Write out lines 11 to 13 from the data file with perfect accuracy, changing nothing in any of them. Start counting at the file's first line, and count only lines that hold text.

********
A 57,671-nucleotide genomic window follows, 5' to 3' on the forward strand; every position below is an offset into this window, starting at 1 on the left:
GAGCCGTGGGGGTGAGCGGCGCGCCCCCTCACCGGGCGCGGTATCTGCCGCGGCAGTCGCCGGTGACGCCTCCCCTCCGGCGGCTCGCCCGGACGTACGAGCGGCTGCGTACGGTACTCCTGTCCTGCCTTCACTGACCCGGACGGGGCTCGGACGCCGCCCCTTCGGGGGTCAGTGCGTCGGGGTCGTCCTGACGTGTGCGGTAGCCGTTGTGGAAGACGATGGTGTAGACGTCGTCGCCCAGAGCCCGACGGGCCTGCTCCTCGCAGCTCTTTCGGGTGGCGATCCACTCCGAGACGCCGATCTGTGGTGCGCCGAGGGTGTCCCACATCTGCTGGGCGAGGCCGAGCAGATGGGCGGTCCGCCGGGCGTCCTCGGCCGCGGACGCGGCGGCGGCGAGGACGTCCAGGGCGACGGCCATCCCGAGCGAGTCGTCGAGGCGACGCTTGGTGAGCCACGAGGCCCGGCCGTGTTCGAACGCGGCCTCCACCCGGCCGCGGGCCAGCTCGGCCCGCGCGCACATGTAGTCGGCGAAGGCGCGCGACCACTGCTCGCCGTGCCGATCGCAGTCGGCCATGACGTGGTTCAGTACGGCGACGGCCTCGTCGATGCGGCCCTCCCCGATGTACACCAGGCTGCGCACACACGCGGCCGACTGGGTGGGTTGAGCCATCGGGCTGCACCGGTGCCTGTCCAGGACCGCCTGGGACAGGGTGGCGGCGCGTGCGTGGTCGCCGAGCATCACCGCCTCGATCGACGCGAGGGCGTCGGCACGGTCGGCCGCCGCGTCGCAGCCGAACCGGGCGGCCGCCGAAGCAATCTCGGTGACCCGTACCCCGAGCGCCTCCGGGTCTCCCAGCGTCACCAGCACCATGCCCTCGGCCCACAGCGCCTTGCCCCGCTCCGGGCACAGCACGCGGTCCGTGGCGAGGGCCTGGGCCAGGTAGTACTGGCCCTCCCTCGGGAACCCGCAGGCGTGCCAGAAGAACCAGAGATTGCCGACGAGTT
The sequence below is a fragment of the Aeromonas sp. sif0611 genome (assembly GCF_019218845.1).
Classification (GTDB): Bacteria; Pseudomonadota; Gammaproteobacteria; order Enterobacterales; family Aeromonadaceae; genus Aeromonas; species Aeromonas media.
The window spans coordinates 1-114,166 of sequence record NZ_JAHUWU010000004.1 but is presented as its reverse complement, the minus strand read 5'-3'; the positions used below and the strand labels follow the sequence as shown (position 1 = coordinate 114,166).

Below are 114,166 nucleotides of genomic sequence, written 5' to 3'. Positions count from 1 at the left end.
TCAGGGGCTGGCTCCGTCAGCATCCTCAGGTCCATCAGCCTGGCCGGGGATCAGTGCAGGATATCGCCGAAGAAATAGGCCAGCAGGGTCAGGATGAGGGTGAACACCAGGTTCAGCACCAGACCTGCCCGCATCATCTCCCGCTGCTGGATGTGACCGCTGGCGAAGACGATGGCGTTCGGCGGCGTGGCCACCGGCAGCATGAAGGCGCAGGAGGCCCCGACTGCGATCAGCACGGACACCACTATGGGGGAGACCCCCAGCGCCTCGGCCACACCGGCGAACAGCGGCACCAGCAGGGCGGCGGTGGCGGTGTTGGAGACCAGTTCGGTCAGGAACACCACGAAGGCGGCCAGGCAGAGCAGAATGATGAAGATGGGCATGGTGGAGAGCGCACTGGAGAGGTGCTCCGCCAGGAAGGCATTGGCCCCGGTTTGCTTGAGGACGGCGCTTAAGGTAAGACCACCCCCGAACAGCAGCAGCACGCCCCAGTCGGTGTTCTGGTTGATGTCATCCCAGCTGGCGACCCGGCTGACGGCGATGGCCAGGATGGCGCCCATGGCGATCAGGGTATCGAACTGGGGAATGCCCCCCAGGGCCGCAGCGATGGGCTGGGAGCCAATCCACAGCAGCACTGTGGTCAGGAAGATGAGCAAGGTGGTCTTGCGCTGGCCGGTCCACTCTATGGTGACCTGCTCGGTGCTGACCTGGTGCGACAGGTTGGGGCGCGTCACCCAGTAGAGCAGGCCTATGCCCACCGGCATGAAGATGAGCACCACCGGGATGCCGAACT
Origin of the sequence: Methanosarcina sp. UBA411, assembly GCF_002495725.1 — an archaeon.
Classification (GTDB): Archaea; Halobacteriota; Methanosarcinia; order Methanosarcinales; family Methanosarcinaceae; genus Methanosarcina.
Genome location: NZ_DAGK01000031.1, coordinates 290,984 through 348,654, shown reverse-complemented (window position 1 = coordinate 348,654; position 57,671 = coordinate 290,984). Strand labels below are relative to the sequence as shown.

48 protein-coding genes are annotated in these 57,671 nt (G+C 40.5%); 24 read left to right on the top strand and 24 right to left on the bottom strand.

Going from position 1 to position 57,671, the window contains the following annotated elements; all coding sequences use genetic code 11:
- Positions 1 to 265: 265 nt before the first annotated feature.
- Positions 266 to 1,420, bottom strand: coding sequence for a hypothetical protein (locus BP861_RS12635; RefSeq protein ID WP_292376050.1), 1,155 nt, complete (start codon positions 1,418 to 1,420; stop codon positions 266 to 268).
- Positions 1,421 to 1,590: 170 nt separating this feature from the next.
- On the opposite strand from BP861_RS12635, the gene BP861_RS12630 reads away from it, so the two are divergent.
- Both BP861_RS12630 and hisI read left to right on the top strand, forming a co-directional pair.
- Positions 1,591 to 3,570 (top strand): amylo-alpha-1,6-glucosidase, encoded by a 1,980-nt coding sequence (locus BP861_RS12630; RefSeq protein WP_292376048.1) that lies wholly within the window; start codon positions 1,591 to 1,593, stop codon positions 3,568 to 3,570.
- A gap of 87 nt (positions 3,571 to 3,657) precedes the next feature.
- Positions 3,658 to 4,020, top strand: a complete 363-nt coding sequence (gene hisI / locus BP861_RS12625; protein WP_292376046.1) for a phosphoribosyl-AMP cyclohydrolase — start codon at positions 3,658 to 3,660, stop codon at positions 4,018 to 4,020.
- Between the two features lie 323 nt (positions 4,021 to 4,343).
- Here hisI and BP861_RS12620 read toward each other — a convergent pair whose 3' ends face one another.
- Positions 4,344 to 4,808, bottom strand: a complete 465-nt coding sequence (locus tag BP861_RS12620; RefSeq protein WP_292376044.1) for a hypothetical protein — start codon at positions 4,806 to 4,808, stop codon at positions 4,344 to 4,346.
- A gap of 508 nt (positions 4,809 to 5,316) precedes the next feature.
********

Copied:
48 protein-coding genes are annotated in these 57,671 nt (G+C 40.5%); 24 read left to right on the top strand and 24 right to left on the bottom strand.

Going from position 1 to position 57,671, the window contains the following annotated elements; all coding sequences use genetic code 11:
- Positions 1 to 265: 265 nt before the first annotated feature.